Growing up across the street from each other in West Oak Lane in the 1950s, Marty Steinberg and Mitch Sturman spent their days playing hide-and-seek and football together. But it was their mutual love of classical music that cemented their friendship. Steinberg, a cellist, and Sturman, a clarinetist, would take the train into the city early for Philadelphia Orchestra concerts, to be the first ones in line.
"We'd hang out outside the stage doors of the Academy of Music to get autographs of the musicians coming in," says Steinberg, 66, who now lives in South Orange, N.J.
Steinberg now teaches music out of his home. Sturman, now 68, attended the Curtis Institute of Music and has played with the Hong Kong Philharmonic and the Singapore Symphony.
Their families moved away from the neighborhood during the 1960s. The former Jewish enclave is predominantly African American now. But the two men are returning to perform on Saturday evening as part of a neighborhood reunion concert at Temple Beth'El, a majority African American synagogue founded 50 years ago by the daughter of a Baptist preacher.
Steinberg and Sturman, who grew up performing in orchestras together in elementary and middle school, have never played together as a duo.
The program has been planned for months. But falling one week after the mass shooting at the Tree of Life synagogue in Pittsburgh, the reunion is particularly poignant and significant for them.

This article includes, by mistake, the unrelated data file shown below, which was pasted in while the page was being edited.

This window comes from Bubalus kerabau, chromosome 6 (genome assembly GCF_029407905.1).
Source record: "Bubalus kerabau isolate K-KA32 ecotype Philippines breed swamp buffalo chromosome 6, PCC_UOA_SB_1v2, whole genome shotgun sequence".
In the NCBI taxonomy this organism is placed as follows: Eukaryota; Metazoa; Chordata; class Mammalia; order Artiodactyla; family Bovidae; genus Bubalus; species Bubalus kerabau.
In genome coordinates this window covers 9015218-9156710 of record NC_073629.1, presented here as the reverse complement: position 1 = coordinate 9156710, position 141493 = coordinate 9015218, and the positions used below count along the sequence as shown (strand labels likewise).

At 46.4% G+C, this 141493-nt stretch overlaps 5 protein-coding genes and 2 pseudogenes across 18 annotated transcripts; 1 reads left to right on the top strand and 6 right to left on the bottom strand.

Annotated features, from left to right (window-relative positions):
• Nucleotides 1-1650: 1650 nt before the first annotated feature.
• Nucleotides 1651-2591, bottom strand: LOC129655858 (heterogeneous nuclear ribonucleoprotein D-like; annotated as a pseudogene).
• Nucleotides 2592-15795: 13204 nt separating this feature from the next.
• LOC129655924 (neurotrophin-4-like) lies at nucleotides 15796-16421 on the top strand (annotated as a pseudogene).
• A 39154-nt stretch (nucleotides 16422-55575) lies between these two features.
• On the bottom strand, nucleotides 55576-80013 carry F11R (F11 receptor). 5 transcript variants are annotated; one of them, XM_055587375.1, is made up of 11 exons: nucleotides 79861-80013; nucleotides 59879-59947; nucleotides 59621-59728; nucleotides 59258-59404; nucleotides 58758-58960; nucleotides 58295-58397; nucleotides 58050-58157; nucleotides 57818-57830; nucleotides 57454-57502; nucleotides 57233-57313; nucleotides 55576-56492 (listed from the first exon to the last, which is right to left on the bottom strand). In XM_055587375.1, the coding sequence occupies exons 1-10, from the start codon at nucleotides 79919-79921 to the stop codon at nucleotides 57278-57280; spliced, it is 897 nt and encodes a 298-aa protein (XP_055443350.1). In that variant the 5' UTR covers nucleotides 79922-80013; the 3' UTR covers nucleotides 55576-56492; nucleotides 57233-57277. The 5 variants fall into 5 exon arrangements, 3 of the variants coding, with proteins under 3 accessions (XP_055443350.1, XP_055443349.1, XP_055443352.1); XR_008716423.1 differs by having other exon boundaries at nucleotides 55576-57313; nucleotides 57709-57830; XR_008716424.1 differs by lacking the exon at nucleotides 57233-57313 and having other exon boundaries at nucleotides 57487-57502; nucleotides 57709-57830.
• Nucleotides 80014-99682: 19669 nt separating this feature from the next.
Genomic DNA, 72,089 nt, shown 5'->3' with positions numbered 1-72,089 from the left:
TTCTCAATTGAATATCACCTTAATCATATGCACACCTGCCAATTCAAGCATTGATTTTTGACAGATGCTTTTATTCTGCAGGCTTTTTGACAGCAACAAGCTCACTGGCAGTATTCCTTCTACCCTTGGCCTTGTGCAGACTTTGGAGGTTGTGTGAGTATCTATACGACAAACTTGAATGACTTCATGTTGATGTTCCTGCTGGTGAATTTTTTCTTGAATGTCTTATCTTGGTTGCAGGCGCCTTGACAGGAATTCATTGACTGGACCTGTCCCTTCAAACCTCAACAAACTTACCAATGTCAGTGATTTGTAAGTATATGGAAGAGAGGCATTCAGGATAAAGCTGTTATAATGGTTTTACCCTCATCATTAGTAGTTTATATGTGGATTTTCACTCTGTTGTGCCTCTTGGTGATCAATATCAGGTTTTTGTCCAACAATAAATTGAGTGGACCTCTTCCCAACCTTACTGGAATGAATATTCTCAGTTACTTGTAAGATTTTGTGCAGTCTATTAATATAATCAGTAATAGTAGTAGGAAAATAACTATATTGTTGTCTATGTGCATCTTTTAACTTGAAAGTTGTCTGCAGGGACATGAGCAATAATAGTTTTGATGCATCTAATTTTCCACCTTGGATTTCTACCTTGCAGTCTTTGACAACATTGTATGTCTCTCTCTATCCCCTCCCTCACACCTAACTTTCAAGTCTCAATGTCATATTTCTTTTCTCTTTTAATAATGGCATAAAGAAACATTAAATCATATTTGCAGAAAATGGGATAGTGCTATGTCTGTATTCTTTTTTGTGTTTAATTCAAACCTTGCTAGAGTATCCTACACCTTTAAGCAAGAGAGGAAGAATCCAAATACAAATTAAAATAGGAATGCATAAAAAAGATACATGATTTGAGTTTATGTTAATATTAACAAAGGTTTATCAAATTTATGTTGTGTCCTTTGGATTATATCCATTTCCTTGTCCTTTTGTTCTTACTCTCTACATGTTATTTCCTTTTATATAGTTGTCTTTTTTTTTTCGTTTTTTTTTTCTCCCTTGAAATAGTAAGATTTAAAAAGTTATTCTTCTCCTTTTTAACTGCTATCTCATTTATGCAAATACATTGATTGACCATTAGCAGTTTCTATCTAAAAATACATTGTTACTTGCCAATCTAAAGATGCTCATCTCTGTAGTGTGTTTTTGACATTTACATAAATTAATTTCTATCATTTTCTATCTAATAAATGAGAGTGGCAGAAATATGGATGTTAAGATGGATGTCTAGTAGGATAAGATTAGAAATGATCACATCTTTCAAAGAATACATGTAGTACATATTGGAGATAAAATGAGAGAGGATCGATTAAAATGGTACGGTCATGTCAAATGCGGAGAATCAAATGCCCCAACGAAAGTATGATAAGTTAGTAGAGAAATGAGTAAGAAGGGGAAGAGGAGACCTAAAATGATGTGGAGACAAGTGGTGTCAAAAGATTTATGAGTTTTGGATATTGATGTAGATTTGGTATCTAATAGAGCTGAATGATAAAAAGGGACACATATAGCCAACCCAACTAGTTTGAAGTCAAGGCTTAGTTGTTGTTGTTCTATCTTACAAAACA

"It's unspeakable what happened," Steinberg said. "I read about Rose Mallinger, the 97-year-old woman who lived her whole life, and to go this way, that's horrific. It breaks anyone's heart. This shouldn't happen in our society."
Their program for the evening begins with "Prayer," a movement from composer Ernest Bloch's 1924 triptych From Jewish Life, which will be dedicated to the victims of the shooting. It will continue with selections from Bach, three Klezmer tunes, and a world premiere of a clarinet and cello duet commissioned for the reunion and written by California composer Joel Jacklich.
The synagogue's children's choir and a harpist will also perform.
Rabbi Debra Bowen, who oversees Temple Beth'El, said Steinberg first contacted her for a tour of the synagogue after visiting the neighborhood with his friends. He asked if the synagogue might be willing to host the reunion concert, and she agreed.
She reached out to Rabbi Joshua Waxman of Fort Washington's Congregation Or Hadash, which has past partnered with Temple Beth'El on Martin Luther King Day services and other occasions, to see if his synagogue wanted to be involved, and some of his congregants will be attending.
"A concert like this will have a cathartic aspect, because people are looking for ways to express their grief and solidarity," Waxman said. Rabbi Jon Cutler of the Beth Israel Congregation of Chester County, a longtime friend of Bowen's, will also participate.
Other kids who once lived near Steinberg and Sturman pursued careers in classical music, including concert pianist Barbara Nissman, who made her American debut with the Philadelphia Orchestra under Eugene Ormandy, and violin maker Samuel Zygmuntowicz, who has made violins for Isaac Stern and Joshua Bell.
His international concert career behind him, Sturman went on to teach music in public schools and recently retired.
After rehearsing cross-country via FaceTime — Sturman lives in California — the old friends are finally ready to take the stage together to show unity and celebrate their childhood memories in the neighborhood where they grew up.
"The concert will be part of the healing process," Steinberg said. "We will pause in our grief, but carry on in our lives."